Musings & Thoughts for September 24, 2020: If Time Travel Were Possible….

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Thoughts & Musings for Thursday, September 24, 2020

Hello again, Dear Reader. In my neck of Florida it is mid-morning on a humid and hot day in the early fall of 2020. According to my phone’s AccuWeather app, the temperature outside is 75˚ F under partly cloudy skies, but with 86% humidity and an east-southeasterly breeze barely blowing at 3 MPH (with occasional 7 MPH gusts), the “feels like” temperature is 84˚ F in the open and 79˚F in the shade. The house I live in is cool because the owner likes to set the air conditioner at 74˚F or slightly less; that’s colder than I would set it (my preferred thermostat setting was 78˚F), but I don’t have much – or any – say in the matter.

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If time travel were possible, I would like to make a backward jump to where and when I was 32 years ago today – in Sevilla (Seville) Spain. I don’t know if I would want to retain my memories of 2020 in order to do so, because then the temptation would be for me to simply stay in 1988 and live out the rest of my days without knowing how things are in 2020. In every time travel story I have read or seen in films or TV, the traveler goes backward in time and retains knowledge of his or her “present” day and tries to manipulate events to change the “future.” I have yet to see any story in which the protagonist awakes in the “past” with his or her mind as a tabula rasa.

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History will not remember 2020 kindly, I think. For humanity in general, while the year is not as bad as, say, 1942 – the year in which the Axis powers of Germany, Italy, and Japan had reached their apogee – it has been one of the worst in my lifetime. We have been subjected to a global pandemic at a time when the schism between conservatives and liberals (or progressives and reactionaries if you prefer) is wider and deeper than ever. In many countries, starting with the U.S. but also including Great Britain, the Philippines, Brazil, and Hungary, democracy is under pressure, if not outright attack. Ugly, dark forces, such as nationalism, nativism, isolationism, and racism have been unleashed upon the world, aided by those two double-edged swords of high technology and business, the Internet and social media.

I live in the United States of America. I was born here almost 60 years ago (I’ll be 58 next March, so my next milestone birthday will be the big Six-Oh) and, unless I write a bestselling book or pen a blockbuster film that will result in a payday big enough to allow me to emigrate to, say, Spain, I will more than likely die here.

Until November of 2016, that prospect did not bother me much. I am, after all, a first-generation American citizen, born in Miami, Florida to two legal immigrants and residents of the U.S. from Colombia. Except for a six-year period when my mom, older half-sister, and I lived in Bogota (Colombia’s capital) to be near my mom’s family, I have lived in the “good old U.S.A.” all of my life. And I deeply love the land of my birth.

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But considering how bad things have gotten ever since Donald Trump was elected President of the United States, I look at my country with horrified and sorrow-filled eyes and see:

  • A President whose rhetoric and policies are divisive
  • A President who only cares about himself and his family
  • A President who “governs” only for a certain constituency instead of the entirety of the American people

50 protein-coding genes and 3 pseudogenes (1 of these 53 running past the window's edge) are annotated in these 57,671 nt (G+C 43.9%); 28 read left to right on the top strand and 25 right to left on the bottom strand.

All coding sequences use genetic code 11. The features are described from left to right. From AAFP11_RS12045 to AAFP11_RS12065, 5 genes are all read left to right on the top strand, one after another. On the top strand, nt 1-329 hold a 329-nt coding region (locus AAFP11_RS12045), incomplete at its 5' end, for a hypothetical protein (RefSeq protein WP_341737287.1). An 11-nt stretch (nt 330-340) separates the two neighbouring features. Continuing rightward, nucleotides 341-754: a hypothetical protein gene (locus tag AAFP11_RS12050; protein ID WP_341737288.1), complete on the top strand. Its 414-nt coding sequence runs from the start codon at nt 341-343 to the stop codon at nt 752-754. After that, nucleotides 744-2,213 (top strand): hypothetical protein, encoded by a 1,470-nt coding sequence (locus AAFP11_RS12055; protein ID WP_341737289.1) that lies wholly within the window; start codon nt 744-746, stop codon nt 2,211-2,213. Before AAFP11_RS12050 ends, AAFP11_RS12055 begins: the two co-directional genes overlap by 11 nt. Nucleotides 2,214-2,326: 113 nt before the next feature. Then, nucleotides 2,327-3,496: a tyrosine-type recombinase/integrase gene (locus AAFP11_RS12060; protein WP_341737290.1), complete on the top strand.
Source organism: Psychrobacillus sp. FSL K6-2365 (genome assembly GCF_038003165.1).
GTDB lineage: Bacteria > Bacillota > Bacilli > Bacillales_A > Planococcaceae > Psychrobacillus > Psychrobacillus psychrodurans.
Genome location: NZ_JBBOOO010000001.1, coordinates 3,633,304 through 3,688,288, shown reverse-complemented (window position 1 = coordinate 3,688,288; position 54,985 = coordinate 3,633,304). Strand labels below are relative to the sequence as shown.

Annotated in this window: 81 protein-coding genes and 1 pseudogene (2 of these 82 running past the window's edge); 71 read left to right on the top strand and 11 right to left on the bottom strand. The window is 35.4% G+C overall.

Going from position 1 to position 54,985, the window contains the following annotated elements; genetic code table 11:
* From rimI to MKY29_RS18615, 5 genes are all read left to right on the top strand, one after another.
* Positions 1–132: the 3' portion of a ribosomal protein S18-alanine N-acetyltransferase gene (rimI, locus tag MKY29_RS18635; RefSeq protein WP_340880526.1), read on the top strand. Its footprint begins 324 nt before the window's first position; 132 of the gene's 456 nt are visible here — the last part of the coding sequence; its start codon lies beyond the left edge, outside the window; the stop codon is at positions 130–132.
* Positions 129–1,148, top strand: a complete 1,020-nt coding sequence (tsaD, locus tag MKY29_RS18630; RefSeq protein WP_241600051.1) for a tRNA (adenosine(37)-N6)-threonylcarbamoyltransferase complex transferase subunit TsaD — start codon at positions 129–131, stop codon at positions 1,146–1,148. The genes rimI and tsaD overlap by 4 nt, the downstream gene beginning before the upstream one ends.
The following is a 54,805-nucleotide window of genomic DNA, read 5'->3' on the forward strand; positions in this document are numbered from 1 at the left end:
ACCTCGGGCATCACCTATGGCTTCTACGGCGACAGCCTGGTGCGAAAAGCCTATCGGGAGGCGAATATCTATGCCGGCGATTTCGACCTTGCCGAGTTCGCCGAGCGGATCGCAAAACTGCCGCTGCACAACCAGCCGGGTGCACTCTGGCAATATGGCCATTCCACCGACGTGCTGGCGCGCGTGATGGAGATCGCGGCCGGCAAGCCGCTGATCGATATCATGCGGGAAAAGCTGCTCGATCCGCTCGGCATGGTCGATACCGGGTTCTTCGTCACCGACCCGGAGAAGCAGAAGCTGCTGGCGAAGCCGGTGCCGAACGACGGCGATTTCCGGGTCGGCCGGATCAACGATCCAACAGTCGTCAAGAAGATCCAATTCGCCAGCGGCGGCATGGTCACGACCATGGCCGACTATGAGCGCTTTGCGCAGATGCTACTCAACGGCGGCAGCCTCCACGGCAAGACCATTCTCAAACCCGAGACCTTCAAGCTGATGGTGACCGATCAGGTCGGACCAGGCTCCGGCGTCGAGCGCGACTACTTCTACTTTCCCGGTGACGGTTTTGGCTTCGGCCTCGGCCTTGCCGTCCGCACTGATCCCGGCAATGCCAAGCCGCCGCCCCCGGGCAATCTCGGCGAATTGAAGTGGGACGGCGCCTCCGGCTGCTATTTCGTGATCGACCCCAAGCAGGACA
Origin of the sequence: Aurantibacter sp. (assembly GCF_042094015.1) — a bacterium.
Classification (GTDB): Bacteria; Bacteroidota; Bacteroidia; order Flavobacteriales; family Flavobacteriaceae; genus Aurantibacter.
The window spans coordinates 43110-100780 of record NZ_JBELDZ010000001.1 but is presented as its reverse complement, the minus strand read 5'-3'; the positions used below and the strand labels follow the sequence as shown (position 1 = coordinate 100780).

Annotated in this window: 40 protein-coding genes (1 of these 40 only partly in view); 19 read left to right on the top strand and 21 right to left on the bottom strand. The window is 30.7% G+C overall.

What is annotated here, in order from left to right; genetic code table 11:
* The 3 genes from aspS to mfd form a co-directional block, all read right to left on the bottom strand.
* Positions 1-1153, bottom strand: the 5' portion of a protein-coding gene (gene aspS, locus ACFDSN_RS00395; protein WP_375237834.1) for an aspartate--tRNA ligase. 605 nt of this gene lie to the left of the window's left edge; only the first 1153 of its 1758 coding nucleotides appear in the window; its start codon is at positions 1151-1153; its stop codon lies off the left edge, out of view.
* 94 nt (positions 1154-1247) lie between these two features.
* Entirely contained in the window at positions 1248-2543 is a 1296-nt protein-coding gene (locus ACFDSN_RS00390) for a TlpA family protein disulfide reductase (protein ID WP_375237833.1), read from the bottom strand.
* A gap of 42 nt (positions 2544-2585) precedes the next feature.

• A President whose conscious decisions to downplay the COVID-19 pandemic for political purposes resulted in the deaths of 201,959 men, women, and children
  • A political party that has been co-opted by a cabal of wealthy billionaires who don’t like paying taxes, white supremacists, isolationists, and nationalists, and a subset of fundamentalist Christians who rail about their Muslim counterparts yet want to impose their version of Sharia on a nation founded on a secular social order based on freedom of speech and thought (religious and non-religious)
  • A deeply divided citizenry
  • Toxic rhetoric from extremists on both the right and the left
  • The sure and steady undoing of the institutions that promote and protect democracy
  • The rise of American-style fascism, branded simply as Trumpism


So, yes, if I could travel back in time, it would be to when I was 25 years old, studying journalism, and participating in a college study-abroad program in the beautiful Spanish city of Seville.  Again, since the physics of time travel are fictional and thus impossible, I am not sure if I’d be 57-going-on-58 and emerge in 1988 as such, or if I’d physically vanish, as Douglas Adams would say, “in a puff of logic” and re-enter, Palpatine-like, my 25-year-old body and overwrite my 1988 “self.”

And if I could do so without any memory – or foreknowledge, as it were – of 2020, COVID-19, Donald Trump, and a divided America, so much the better.

Published by Alex Diaz-Granados

Alex Diaz-Granados (1963- ) began writing movie reviews as a staff writer and Entertainment Editor for his high school newspaper in the early 1980s and was the Diversions editor for Miami-Dade Community College, South Campus' student newspaper for one semester. Using his experiences in those publications, Alex has been raving and ranting about the movies online since 2003 at various web sites, including Amazon, Ciao and Epinions. In addition to writing reviews, Alex has written or co-written three films ("A Simple Ad," "Clown 345," and "Ronnie and the Pursuit of the Elusive Bliss") for actor-director Juan Carlos Hernandez. You can find his reviews and essays on his blogs, A Certain Point of View and A Certain Point of View, Too.

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